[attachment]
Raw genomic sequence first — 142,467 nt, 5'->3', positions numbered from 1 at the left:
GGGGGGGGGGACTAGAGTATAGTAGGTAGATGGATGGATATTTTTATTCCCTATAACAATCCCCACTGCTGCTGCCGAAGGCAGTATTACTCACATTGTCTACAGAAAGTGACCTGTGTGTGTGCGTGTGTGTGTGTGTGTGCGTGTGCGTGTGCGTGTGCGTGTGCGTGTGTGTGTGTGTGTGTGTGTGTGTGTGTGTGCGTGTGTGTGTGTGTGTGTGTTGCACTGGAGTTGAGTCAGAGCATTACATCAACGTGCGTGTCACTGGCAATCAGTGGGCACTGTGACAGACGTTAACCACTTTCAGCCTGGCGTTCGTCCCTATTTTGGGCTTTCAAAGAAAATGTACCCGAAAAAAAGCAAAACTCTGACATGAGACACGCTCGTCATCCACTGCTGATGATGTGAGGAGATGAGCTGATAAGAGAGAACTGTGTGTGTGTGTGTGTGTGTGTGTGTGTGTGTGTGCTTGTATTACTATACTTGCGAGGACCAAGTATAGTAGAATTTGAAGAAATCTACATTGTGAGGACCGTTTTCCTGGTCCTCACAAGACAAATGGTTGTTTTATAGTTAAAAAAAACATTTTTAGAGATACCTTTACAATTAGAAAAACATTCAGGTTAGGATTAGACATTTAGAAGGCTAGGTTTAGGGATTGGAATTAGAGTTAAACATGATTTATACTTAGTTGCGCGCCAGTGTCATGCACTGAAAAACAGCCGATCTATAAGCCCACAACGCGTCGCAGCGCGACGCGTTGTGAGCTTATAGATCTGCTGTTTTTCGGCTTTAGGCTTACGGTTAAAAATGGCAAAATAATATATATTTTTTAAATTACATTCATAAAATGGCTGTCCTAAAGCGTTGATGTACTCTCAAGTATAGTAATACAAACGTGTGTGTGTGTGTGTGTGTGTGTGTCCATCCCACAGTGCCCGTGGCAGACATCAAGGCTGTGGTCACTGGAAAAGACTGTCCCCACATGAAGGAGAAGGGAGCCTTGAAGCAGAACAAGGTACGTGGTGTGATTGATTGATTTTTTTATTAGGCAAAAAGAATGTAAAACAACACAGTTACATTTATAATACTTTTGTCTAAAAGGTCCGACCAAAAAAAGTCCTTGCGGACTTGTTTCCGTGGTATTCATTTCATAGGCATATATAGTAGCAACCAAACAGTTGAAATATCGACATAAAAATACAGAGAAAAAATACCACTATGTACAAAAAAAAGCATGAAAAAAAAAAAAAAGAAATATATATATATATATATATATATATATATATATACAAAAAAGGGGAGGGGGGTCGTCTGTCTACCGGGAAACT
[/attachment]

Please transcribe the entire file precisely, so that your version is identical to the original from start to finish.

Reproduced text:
Raw genomic sequence first — 142,467 nt, 5'->3', positions numbered from 1 at the left:
GGGGGGGGGGACTAGAGTATAGTAGGTAGATGGATGGATATTTTTATTCCCTATAACAATCCCCACTGCTGCTGCCGAAGGCAGTATTACTCACATTGTCTACAGAAAGTGACCTGTGTGTGTGCGTGTGTGTGTGTGTGTGCGTGTGCGTGTGCGTGTGCGTGTGCGTGTGTGTGTGTGTGTGTGTGTGTGTGTGTGTGCGTGTGTGTGTGTGTGTGTGTTGCACTGGAGTTGAGTCAGAGCATTACATCAACGTGCGTGTCACTGGCAATCAGTGGGCACTGTGACAGACGTTAACCACTTTCAGCCTGGCGTTCGTCCCTATTTTGGGCTTTCAAAGAAAATGTACCCGAAAAAAAGCAAAACTCTGACATGAGACACGCTCGTCATCCACTGCTGATGATGTGAGGAGATGAGCTGATAAGAGAGAACTGTGTGTGTGTGTGTGTGTGTGTGTGTGTGTGTGTGCTTGTATTACTATACTTGCGAGGACCAAGTATAGTAGAATTTGAAGAAATCTACATTGTGAGGACCGTTTTCCTGGTCCTCACAAGACAAATGGTTGTTTTATAGTTAAAAAAAACATTTTTAGAGATACCTTTACAATTAGAAAAACATTCAGGTTAGGATTAGACATTTAGAAGGCTAGGTTTAGGGATTGGAATTAGAGTTAAACATGATTTATACTTAGTTGCGCGCCAGTGTCATGCACTGAAAAACAGCCGATCTATAAGCCCACAACGCGTCGCAGCGCGACGCGTTGTGAGCTTATAGATCTGCTGTTTTTCGGCTTTAGGCTTACGGTTAAAAATGGCAAAATAATATATATTTTTTAAATTACATTCATAAAATGGCTGTCCTAAAGCGTTGATGTACTCTCAAGTATAGTAATACAAACGTGTGTGTGTGTGTGTGTGTGTGTGTCCATCCCACAGTGCCCGTGGCAGACATCAAGGCTGTGGTCACTGGAAAAGACTGTCCCCACATGAAGGAGAAGGGAGCCTTGAAGCAGAACAAGGTACGTGGTGTGATTGATTGATTTTTTTATTAGGCAAAAAGAATGTAAAACAACACAGTTACATTTATAATACTTTTGTCTAAAAGGTCCGACCAAAAAAAGTCCTTGCGGACTTGTTTCCGTGGTATTCATTTCATAGGCATATATAGTAGCAACCAAACAGTTGAAATATCGACATAAAAATACAGAGAAAAAATACCACTATGTACAAAAAAAAGCATGAAAAAAAAAAAAAAGAAATATATATATATATATATATATATATATATATATACAAAAAAGGGGAGGGGGGTCGTCTGTCTACCGGGAAACT